Orchestra students represent Sequoyah at district


Guest conductor Dr. Marilyn Seelman directs the orchestra. Twelve students from the string orchestra program attended the competitive District Honors Program this year. Photo provided by Marcus Hawkins

While many students were enjoying their September break, others were hard at work preparing for an audition. October 13th was a stressful one for orchestra students desiring to participate in the selective District Honors, and possibly All-State program in the near future.  

The audition process began earlier to be able to try out for All-State, and orchestra students had to pass a first round of auditions. This allowed them to participate in a regional District Honors program, which is comprised of middle and high schools from Cherokee County and surrounding counties.  

District Honors Orchestra took place last semester, and the preparation was challenging; students had to learn an etude, an entirely new piece, and multiple unorthodox scales to audition. The event itself was similarly difficult; students had to learn and polish several compositions in the span of 48 hours.  

In the front row to the left of the conductor, sat junior Kelci Verdon as concert master, the highest seated first violin selected to lead the orchestra. Verdon, who has been in the school orchestra and has taken private lessons since seventh grade, is the concert master at Sequoyah as well. In order to earn the concert master position, she put in a lot of effort. 

“I practiced a lot for the audition and went to private lessons to perfect my etude,” Verdon said. “I practiced every night up until the audition, probably for 30 to 45 minutes every night.” 

Verdon has performed at District Honors Orchestra a total of four times, including this year.  

“It was very stressful, but overall was a great experience.” Verdon said. 

In addition to participating in District Honors Orchestra, Verdon also qualified to audition for All-State. However, she found herself unable to audition.  

“I found myself very busy and too stressed about other things, and I didn’t practice enough for the second round.” Verdon said. “But I plan to [audition] next year.”  

Senior Laura Henderson was also the head of her section at District Honors Orchestra: the violas. She has been playing for six years but has never taken private lessons. Henderson’s practice was also intense and consistent.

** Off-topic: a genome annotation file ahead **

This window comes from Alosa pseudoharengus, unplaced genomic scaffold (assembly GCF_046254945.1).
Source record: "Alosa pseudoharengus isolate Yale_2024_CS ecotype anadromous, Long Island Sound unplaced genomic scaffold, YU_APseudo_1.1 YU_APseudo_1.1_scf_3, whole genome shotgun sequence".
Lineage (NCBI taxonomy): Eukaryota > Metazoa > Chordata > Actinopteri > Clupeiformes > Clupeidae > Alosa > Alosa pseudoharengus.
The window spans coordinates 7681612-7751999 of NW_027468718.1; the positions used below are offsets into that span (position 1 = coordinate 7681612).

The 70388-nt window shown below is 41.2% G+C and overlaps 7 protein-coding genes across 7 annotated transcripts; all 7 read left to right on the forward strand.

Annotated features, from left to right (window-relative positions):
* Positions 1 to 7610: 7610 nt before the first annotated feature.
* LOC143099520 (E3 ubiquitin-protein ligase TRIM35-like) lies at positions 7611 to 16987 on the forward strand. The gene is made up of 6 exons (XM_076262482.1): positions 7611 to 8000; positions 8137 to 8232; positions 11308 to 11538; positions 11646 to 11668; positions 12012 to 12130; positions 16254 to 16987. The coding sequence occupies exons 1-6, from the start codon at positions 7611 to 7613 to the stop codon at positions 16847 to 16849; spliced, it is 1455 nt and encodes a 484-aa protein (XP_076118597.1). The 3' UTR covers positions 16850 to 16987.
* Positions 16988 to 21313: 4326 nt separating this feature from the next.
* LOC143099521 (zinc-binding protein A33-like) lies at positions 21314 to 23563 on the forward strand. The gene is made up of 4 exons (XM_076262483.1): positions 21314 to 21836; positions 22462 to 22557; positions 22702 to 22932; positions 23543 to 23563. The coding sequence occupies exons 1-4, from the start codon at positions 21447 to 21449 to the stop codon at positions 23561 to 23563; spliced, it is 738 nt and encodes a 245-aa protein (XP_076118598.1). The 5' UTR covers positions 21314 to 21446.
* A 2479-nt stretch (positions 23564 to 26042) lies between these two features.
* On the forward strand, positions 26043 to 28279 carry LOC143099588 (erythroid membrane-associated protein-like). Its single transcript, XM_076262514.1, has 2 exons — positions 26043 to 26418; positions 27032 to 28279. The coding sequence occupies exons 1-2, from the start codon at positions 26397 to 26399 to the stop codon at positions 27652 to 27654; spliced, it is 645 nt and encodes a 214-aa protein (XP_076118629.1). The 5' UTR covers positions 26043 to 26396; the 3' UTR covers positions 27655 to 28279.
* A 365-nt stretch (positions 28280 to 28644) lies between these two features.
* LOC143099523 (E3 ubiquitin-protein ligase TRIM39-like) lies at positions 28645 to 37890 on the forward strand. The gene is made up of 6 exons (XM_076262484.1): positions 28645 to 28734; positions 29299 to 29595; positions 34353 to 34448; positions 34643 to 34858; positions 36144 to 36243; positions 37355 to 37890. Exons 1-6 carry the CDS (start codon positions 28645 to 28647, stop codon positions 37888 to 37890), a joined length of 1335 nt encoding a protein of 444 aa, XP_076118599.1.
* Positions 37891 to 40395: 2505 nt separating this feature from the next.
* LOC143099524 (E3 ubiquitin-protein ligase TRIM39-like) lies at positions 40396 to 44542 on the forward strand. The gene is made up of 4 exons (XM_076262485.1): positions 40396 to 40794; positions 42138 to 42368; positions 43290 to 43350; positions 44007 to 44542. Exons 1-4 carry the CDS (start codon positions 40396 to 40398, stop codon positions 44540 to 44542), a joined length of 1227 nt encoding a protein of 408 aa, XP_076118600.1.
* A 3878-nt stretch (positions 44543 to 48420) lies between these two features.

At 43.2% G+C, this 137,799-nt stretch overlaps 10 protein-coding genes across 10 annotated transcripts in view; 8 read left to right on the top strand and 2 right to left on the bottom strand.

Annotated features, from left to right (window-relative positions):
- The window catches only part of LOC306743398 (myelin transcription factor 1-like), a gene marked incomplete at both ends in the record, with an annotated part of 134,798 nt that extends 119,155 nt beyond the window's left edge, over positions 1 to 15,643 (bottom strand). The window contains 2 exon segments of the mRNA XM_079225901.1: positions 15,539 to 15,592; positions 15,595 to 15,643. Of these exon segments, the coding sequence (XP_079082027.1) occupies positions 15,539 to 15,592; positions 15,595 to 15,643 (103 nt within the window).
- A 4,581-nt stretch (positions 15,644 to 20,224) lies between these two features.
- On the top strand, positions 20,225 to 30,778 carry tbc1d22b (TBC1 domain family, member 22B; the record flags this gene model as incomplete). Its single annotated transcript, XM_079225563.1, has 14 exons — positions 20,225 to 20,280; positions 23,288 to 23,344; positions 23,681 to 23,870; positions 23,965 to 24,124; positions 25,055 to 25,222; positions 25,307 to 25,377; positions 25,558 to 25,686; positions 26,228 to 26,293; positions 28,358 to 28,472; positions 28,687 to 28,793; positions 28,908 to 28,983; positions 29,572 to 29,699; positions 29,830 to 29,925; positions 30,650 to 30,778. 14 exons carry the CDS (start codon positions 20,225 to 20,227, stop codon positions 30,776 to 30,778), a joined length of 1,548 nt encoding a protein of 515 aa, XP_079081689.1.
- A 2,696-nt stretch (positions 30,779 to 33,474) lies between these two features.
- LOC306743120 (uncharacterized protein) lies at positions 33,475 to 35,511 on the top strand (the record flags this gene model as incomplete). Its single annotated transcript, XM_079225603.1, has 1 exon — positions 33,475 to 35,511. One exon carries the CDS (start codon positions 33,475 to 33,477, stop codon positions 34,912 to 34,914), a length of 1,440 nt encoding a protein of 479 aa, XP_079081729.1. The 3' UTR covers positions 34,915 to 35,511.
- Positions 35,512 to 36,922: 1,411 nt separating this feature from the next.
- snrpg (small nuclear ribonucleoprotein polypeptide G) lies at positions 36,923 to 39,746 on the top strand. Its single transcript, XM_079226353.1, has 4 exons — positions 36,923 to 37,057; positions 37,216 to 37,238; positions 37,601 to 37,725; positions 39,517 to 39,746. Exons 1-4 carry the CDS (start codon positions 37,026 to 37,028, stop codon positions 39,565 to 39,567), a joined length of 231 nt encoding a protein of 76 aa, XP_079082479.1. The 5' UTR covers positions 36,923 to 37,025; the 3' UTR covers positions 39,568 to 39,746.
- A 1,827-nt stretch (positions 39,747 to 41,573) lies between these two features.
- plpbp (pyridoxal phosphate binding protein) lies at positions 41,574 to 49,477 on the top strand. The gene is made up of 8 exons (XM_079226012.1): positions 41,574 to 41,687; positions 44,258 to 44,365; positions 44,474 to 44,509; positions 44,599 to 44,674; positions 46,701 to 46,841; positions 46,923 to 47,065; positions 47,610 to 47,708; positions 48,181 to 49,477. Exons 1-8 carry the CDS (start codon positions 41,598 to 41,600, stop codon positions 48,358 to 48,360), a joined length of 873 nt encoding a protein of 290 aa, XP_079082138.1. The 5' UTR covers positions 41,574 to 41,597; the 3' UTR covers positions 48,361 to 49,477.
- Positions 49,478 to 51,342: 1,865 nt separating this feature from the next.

“It varied because of my schedule, but I would take anywhere from one to three hours a day,” Henderson said. “I didn’t have so many intervals of practicing and not practicing, instead of practicing for one week and skipping the next, I practiced two to three days a week.” 

Henderson enjoyed District Honors Orchestra this year, especially with her leadership position. 

“It was fun, and it was a different perspective to be first chair, though I feel like the music selection could have been better,” Henderson said.  

Freshman Alex Lammens played the violin at last year’s District Honors Orchestra. However, this year she decided to switch to the double bass.  

“Going from treble clef to bass clef was the hardest part because I still read [music] in treble clef sometimes,” Lammens said.  

Her routine was just as intensive, as she frequently went to the band room during her lunch period to practice. 

“I was really surprised because I was only playing for three months at the time of the audition, so that was crazy for me to make third chair,” Lammens said. 

Looking into the future, Lammens does seek a career in music, either in theater orchestra or music production. 

Another student, sophomore Gavyn Leopold, was in orchestra class his freshman year but could not join this year due to scheduling conflicts; that did not stop him from playing the cello. Without having extra class time, Leopold spent most of his free time at school working for the audition, including his lunch period.  

“The only time I ever did take lessons was for [the audition],” Leopold said. “I took lessons for three or four weeks before the audition.” 

Leopold does not spend much time outside of District Honors Orchestra with his cello. Although he is very passionate about music, he does not see music as a career but rather as a back-up plan. 

“If there’s a church thing going on, I might spend an hour and thirty minutes with the big group, but other than that, [I do] not [play] a whole lot,” Leopold said. 

In all, there were 12 students from the string orchestra program attend District Honors. The Sequoyah String Orchestra’s next performance will be on March 5 at Large Group Performance Evaluation (LGPE). Its next concert will be in conjunction with the concert band on Friday, May 3 at 7 pm.